Doctor at city’s main hospital offers dramatic account of dire medical shortages, threat of hunger and widespread fear.
Gunmen have killed more than 100 people in a dawn attack in the western Benishangul-Gumuz region of Ethiopia, according to the country’s human rights commission.
The attack occurred on Wednesday in the village of Bekoji in Bulen county in the Metekel zone, the state-run Ethiopian Human Rights Commission said in a statement, an area where multiple ethnic groups are living.
Africa’s second-most populous nation has been grappling with regular outbreaks of deadly violence since Prime Minister Abiy Ahmed was appointed in 2018 and accelerated democratic reforms that loosened the state’s iron grip on regional rivalries.
Elections due next year have further inflamed simmering tensions over land, power and resources.
In a separate part of the country, Ethiopia’s military has been fighting rebels in the northern Tigray region for more than six weeks in a conflict that has displaced close to 950,000 people.
The deployment of federal troops there has raised fears of a security vacuum in other restive regions.
Ethiopia is also experiencing unrest in the Oromia region and faces long-running security threats from Somali fighters along its porous eastern border.
Gashu Dugaz, a senior regional security official, told the Reuters news agency authorities were aware of the Benishangul-Gumuz attack and were verifying the identities of the attackers and the victims, but did not give further information.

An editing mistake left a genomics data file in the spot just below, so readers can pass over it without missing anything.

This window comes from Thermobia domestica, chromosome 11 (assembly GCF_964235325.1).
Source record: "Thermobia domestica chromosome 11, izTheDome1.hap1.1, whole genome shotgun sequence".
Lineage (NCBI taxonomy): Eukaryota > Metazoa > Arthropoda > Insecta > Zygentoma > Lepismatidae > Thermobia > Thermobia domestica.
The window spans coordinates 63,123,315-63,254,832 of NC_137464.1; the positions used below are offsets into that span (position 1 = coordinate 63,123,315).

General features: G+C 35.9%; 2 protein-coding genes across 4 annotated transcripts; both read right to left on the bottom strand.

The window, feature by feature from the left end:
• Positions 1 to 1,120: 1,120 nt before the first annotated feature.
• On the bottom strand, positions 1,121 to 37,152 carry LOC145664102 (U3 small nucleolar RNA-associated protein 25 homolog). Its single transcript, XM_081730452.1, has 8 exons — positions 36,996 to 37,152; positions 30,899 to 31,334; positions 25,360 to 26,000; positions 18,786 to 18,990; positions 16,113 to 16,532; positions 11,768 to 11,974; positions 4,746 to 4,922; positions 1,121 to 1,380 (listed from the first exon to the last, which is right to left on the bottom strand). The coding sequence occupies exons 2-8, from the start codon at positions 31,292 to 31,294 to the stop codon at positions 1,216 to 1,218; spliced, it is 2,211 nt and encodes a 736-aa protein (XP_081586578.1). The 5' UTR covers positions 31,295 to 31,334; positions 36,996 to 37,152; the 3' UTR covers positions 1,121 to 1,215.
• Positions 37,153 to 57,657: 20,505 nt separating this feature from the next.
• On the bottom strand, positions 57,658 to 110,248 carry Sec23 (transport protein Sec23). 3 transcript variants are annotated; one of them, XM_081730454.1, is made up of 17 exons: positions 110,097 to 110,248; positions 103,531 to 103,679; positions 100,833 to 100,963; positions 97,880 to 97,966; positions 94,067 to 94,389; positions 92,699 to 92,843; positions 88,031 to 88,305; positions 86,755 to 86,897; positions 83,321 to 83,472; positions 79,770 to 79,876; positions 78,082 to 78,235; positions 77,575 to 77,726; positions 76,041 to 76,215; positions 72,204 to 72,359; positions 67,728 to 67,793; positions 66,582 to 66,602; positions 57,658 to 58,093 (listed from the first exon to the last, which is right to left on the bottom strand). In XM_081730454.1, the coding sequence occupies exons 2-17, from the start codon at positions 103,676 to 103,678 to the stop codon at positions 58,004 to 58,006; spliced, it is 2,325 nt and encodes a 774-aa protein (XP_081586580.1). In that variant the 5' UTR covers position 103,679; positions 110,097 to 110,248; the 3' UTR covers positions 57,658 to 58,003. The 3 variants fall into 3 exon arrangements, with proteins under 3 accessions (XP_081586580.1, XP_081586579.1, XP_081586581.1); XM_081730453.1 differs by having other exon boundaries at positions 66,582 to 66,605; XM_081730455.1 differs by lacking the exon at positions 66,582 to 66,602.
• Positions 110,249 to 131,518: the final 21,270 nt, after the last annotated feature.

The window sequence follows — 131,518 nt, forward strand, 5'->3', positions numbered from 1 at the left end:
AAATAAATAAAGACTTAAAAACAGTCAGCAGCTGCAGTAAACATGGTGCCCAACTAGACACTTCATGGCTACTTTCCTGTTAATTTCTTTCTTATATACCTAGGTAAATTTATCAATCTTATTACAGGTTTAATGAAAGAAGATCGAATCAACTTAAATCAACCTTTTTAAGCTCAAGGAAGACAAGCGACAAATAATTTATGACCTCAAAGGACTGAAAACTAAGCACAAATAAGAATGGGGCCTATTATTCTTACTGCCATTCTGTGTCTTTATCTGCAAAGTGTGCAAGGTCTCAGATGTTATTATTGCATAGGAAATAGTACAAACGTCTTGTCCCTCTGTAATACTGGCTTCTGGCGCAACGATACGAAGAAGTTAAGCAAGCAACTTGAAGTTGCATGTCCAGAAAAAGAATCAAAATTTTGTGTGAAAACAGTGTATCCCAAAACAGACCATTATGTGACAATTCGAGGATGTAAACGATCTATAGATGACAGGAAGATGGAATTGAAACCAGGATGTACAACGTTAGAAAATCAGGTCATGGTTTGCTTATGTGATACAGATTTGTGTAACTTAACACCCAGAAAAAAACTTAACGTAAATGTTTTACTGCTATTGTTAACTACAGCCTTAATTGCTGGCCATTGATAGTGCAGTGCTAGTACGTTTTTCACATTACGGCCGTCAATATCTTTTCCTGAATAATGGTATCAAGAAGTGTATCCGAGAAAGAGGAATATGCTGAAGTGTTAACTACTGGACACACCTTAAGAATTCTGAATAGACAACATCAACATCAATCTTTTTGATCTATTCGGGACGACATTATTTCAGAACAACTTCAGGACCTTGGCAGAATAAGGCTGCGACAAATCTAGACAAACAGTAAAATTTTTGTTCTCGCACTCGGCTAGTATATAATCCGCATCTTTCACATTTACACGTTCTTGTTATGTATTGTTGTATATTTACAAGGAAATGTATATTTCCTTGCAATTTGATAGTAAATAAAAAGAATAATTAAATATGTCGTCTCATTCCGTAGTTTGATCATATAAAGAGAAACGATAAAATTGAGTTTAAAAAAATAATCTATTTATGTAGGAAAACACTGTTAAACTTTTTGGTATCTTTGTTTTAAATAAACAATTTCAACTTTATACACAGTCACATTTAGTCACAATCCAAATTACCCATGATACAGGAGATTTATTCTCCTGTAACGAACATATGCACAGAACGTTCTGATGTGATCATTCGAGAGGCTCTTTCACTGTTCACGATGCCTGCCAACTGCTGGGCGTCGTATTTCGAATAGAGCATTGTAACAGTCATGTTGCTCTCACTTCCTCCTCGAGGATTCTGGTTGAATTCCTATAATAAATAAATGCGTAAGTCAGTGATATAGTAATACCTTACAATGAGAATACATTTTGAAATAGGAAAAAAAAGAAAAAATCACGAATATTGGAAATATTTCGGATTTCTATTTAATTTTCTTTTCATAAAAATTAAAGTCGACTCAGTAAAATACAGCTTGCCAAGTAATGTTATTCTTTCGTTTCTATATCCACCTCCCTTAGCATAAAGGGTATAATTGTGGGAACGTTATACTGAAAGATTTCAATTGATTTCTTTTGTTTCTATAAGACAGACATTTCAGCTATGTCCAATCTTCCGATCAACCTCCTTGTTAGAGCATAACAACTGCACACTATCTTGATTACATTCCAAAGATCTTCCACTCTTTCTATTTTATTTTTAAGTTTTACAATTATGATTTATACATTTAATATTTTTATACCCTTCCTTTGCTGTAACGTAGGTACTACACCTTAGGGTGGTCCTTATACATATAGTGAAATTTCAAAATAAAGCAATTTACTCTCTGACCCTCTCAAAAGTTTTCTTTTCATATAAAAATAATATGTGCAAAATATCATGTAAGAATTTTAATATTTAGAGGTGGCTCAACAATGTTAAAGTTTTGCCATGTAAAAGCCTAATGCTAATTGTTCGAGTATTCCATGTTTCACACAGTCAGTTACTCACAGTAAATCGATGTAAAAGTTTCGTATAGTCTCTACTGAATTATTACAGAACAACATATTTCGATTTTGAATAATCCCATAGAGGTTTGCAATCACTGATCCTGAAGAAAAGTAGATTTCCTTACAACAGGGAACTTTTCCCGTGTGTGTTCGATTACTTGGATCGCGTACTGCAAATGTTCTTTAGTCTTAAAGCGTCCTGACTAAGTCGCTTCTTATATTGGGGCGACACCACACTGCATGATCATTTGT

The region is home to several ethnic groups including the Gumuz people.
But in recent years farmers and businessmen from the neighbouring Amhara region have begun moving into the area, prompting some Gumuz to complain that fertile land has been taken.
Some Amhara leaders are now saying some of the lands in the region – especially in the Metekel zone – rightfully belongs to them, claims that have angered Gumuz people.
“In previous attacks, it was people who came from ‘the forest’ who were involved but, in this case, victims said they knew the people involved in the attack,” the rights commission said in its statement.
Bodies in a field
Belay Wajera, a farmer in the western town of Bulen, told Reuters he counted 82 dead bodies in a field near his home after Wednesday’s raid.
He and his family awoke to the sound of gunshots and ran out of their home as men shouted “catch them”, he said.
His wife and five of his children were shot dead, he was shot in the buttocks while four other children escaped and are now missing, Wajera told Reuters by phone late on Wednesday.
Another resident of the town, Hassen Yimama, said armed men stormed the area at about 6am local time (03:00 GMT).
He told Reuters he counted 20 bodies in a different location. He grabbed his own weapon but attackers shot him in the stomach.
A local medic said he and colleagues treated 38 injured people, most suffering from gunshot wounds.
Patients told him of relatives who were killed with knives and told him attackers set houses on fire and shot at people trying to escape, he said.
“We weren’t prepared for this and we are out of medicine,” a nurse at the same facility told Reuters, adding that a five-year-old child died while being transferred to the clinic.
The attack came a day after Abiy, the military chief of staff and other senior federal officials visited the region to urge calm after several deadly incidents in recent months, such as a November 14 assault in which attackers targeted a bus and killed 34 people.
“The desire by enemies to divide Ethiopia along ethnic and religious lines still exists. This desire will remain unfulfilled,” Abiy tweeted on Tuesday along with photos of his meetings that day in the town of Metekel, near where the November 14 attack occurred.
He said residents’ wish for peace “outweighs any divisive agenda”.